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MIAMI (CBSMiami) — The Centers For Disease Control (CDC) is expected to issue travel guidelines for expectant mothers  en route to a place that has certain viruses.

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The reason? A virus called Zika that is spread through mosquito bites.

The virus was discovered in fetal and newborn tissues of babies with microcephaly in Brazil. The CDC is investigating a possible link between the two.

Microcephaly is a neurological disorder that can cause babies to be born with abnormally small heads.  This leads to severe developmental issues and sometimes death.

There is no vaccine or medicine to treat the Zika virus.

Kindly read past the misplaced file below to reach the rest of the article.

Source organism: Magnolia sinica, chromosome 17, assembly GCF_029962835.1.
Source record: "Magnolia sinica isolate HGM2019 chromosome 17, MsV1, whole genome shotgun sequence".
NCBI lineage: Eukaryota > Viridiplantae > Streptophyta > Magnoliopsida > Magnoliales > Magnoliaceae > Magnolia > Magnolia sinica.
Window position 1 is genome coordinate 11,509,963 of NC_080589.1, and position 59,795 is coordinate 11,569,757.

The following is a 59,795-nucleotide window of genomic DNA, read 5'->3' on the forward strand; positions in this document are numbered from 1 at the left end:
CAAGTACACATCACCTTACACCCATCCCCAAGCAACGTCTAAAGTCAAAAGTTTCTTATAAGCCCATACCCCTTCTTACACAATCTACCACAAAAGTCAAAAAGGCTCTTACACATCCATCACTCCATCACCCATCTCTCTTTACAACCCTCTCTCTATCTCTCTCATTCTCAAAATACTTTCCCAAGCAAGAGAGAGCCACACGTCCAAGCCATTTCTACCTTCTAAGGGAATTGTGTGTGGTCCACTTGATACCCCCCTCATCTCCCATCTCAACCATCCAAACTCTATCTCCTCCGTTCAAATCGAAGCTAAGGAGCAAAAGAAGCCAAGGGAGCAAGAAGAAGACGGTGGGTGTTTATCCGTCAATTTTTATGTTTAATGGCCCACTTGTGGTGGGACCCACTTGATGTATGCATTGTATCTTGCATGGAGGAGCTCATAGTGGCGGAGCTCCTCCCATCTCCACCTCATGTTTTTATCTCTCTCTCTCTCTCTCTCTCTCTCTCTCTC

The most common symptoms include fever, rash, joint pain, and conjunctivitis.

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Countries that have past or current evidence of Zika virus transmission (as of January 2016) (Source: CDC)

Countries that have past or current evidence of Zika virus transmission (as of January 2016) (Source: CDC)

Back in December, Puerto Rico reported its first confirmed Zika virus case. While it hasn’t been reported in other parts of the U.S., cases of the virus have been reported in returning travelers.

Outbreaks of Zika have occurred in areas of Africa, Southeast Asia, the Pacific Islands, and Central and South America, according to CDC.

The department says there are ways to prevent the spread by preventing bites.

When traveling to countries where Zika is present, use insect repellent, wear long sleeves and pants and stay in places with air conditioning or that have window and door screens. 

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